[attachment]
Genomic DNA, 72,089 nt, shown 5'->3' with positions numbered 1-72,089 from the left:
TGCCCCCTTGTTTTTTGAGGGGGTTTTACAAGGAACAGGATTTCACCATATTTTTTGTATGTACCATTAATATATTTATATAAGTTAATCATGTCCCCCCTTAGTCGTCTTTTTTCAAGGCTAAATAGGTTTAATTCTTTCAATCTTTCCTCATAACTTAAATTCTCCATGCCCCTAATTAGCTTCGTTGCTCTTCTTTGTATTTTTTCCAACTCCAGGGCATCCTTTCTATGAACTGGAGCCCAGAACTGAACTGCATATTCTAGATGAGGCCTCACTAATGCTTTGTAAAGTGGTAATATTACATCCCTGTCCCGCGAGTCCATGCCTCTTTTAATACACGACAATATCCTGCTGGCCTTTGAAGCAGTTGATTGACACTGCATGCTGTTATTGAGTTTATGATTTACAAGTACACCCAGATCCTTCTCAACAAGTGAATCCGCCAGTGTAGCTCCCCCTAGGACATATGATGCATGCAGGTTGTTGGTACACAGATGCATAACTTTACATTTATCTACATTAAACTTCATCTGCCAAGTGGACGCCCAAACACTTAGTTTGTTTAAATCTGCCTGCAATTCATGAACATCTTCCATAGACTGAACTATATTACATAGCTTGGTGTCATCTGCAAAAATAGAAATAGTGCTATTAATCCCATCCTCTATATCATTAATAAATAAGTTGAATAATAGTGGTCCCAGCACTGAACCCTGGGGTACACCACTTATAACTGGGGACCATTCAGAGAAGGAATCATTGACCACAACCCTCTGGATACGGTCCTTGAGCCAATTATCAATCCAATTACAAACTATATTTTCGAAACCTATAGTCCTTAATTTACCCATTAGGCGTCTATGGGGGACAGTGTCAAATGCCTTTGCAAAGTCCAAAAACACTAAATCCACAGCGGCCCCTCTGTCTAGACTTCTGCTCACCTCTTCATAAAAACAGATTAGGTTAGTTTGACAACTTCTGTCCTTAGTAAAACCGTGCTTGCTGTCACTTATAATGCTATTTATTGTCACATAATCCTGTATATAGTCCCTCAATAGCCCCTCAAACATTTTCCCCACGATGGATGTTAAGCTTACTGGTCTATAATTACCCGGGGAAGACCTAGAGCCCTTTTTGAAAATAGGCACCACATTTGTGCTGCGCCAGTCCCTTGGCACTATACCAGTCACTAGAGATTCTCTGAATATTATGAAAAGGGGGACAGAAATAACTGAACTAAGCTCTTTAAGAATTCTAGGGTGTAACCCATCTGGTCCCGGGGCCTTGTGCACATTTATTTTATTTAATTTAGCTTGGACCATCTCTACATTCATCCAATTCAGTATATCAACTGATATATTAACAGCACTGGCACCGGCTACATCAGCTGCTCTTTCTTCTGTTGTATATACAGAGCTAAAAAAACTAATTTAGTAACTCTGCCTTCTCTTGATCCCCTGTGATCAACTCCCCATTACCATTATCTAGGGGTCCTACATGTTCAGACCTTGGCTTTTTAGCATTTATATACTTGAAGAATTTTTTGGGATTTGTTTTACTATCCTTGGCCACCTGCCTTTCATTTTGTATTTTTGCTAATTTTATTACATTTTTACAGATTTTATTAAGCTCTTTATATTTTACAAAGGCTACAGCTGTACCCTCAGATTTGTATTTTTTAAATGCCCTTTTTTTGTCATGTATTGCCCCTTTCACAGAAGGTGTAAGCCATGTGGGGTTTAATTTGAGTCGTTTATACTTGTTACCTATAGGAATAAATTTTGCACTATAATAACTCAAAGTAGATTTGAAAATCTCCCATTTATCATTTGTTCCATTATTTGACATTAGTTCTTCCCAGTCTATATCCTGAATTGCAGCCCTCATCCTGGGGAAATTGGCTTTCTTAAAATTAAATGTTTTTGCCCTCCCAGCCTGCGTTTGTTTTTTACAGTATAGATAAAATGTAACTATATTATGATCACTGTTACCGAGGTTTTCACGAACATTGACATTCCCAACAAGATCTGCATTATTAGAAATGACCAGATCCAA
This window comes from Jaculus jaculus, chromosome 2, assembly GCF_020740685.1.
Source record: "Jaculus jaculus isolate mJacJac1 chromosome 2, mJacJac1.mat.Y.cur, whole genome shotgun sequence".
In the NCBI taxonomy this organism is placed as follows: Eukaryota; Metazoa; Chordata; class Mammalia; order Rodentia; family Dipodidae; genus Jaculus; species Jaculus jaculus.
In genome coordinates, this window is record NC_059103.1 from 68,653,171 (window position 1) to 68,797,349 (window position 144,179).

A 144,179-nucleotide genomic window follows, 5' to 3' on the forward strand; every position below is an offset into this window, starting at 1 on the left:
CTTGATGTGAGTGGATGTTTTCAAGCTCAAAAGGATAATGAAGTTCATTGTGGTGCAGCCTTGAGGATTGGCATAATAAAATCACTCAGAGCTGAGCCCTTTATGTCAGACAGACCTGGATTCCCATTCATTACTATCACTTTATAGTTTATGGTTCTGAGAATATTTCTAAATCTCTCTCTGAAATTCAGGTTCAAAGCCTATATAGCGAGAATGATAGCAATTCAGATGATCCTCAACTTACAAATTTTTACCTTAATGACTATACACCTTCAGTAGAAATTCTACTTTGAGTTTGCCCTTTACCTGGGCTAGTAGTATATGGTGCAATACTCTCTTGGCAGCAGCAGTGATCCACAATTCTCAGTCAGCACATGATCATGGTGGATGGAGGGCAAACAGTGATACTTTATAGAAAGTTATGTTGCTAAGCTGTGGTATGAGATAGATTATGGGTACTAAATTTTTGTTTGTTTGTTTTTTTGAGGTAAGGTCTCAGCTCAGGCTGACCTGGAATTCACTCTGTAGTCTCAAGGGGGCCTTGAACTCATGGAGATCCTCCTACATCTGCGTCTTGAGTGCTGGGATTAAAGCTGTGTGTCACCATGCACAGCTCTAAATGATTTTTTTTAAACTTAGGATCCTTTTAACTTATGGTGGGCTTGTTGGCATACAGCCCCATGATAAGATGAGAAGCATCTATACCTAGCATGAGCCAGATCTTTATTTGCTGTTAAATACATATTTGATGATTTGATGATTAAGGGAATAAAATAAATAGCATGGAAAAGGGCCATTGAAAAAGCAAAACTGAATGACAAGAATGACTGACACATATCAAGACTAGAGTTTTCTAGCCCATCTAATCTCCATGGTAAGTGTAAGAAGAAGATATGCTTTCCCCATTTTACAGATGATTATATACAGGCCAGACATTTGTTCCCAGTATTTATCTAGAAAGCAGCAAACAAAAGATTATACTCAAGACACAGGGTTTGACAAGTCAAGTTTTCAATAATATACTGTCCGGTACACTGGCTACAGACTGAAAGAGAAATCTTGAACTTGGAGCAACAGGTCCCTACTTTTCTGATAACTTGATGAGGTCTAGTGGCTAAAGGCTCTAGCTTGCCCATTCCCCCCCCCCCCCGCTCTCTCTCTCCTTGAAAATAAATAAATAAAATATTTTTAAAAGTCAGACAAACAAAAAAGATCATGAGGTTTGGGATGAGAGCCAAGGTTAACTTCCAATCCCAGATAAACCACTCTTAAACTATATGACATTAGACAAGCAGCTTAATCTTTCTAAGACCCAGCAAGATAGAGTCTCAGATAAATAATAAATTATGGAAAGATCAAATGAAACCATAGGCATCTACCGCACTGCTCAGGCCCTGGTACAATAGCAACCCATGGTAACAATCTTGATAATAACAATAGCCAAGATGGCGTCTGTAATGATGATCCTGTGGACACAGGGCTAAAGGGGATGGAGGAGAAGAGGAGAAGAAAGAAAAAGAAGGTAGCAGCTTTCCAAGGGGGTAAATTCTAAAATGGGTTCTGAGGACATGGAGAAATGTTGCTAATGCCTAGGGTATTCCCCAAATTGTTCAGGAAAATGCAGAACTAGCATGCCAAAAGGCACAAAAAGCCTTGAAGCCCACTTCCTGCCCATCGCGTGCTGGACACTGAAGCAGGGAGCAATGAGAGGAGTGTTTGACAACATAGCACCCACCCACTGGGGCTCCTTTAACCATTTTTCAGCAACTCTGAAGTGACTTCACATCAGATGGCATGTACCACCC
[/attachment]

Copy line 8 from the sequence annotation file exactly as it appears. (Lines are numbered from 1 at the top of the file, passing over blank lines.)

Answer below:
CTTGATGTGAGTGGATGTTTTCAAGCTCAAAAGGATAATGAAGTTCATTGTGGTGCAGCCTTGAGGATTGGCATAATAAAATCACTCAGAGCTGAGCCCTTTATGTCAGACAGACCTGGATTCCCATTCATTACTATCACTTTATAGTTTATGGTTCTGAGAATATTTCTAAATCTCTCTCTGAAATTCAGGTTCAAAGCCTATATAGCGAGAATGATAGCAATTCAGATGATCCTCAACTTACAAATTTTTACCTTAATGACTATACACCTTCAGTAGAAATTCTACTTTGAGTTTGCCCTTTACCTGGGCTAGTAGTATATGGTGCAATACTCTCTTGGCAGCAGCAGTGATCCACAATTCTCAGTCAGCACATGATCATGGTGGATGGAGGGCAAACAGTGATACTTTATAGAAAGTTATGTTGCTAAGCTGTGGTATGAGATAGATTATGGGTACTAAATTTTTGTTTGTTTGTTTTTTTGAGGTAAGGTCTCAGCTCAGGCTGACCTGGAATTCACTCTGTAGTCTCAAGGGGGCCTTGAACTCATGGAGATCCTCCTACATCTGCGTCTTGAGTGCTGGGATTAAAGCTGTGTGTCACCATGCACAGCTCTAAATGATTTTTTTTAAACTTAGGATCCTTTTAACTTATGGTGGGCTTGTTGGCATACAGCCCCATGATAAGATGAGAAGCATCTATACCTAGCATGAGCCAGATCTTTATTTGCTGTTAAATACATATTTGATGATTTGATGATTAAGGGAATAAAATAAATAGCATGGAAAAGGGCCATTGAAAAAGCAAAACTGAATGACAAGAATGACTGACACATATCAAGACTAGAGTTTTCTAGCCCATCTAATCTCCATGGTAAGTGTAAGAAGAAGATATGCTTTCCCCATTTTACAGATGATTATATACAGGCCAGACATTTGTTCCCAGTATTTATCTAGAAAGCAGCAAACAAAAGATTATACTCAAGACACAGGGTTTGACAAGTCAAGTTTTCAATAATATACTGTCCGGTACACTGGCTACAGACTGAAAGAGAAATCTTGAACTTGGAGCAACAGGTCCCTACTTTTCTGATAACTTGATGAGGTCTAGTGGCTAAAGGCTCTAGCTTGCCCATTCCCCCCCCCCCCCGCTCTCTCTCTCCTTGAAAATAAATAAATAAAATATTTTTAAAAGTCAGACAAACAAAAAAGATCATGAGGTTTGGGATGAGAGCCAAGGTTAACTTCCAATCCCAGATAAACCACTCTTAAACTATATGACATTAGACAAGCAGCTTAATCTTTCTAAGACCCAGCAAGATAGAGTCTCAGATAAATAATAAATTATGGAAAGATCAAATGAAACCATAGGCATCTACCGCACTGCTCAGGCCCTGGTACAATAGCAACCCATGGTAACAATCTTGATAATAACAATAGCCAAGATGGCGTCTGTAATGATGATCCTGTGGACACAGGGCTAAAGGGGATGGAGGAGAAGAGGAGAAGAAAGAAAAAGAAGGTAGCAGCTTTCCAAGGGGGTAAATTCTAAAATGGGTTCTGAGGACATGGAGAAATGTTGCTAATGCCTAGGGTATTCCCCAAATTGTTCAGGAAAATGCAGAACTAGCATGCCAAAAGGCACAAAAAGCCTTGAAGCCCACTTCCTGCCCATCGCGTGCTGGACACTGAAGCAGGGAGCAATGAGAGGAGTGTTTGACAACATAGCACCCACCCACTGGGGCTCCTTTAACCATTTTTCAGCAACTCTGAAGTGACTTCACATCAGATGGCATGTACCACCC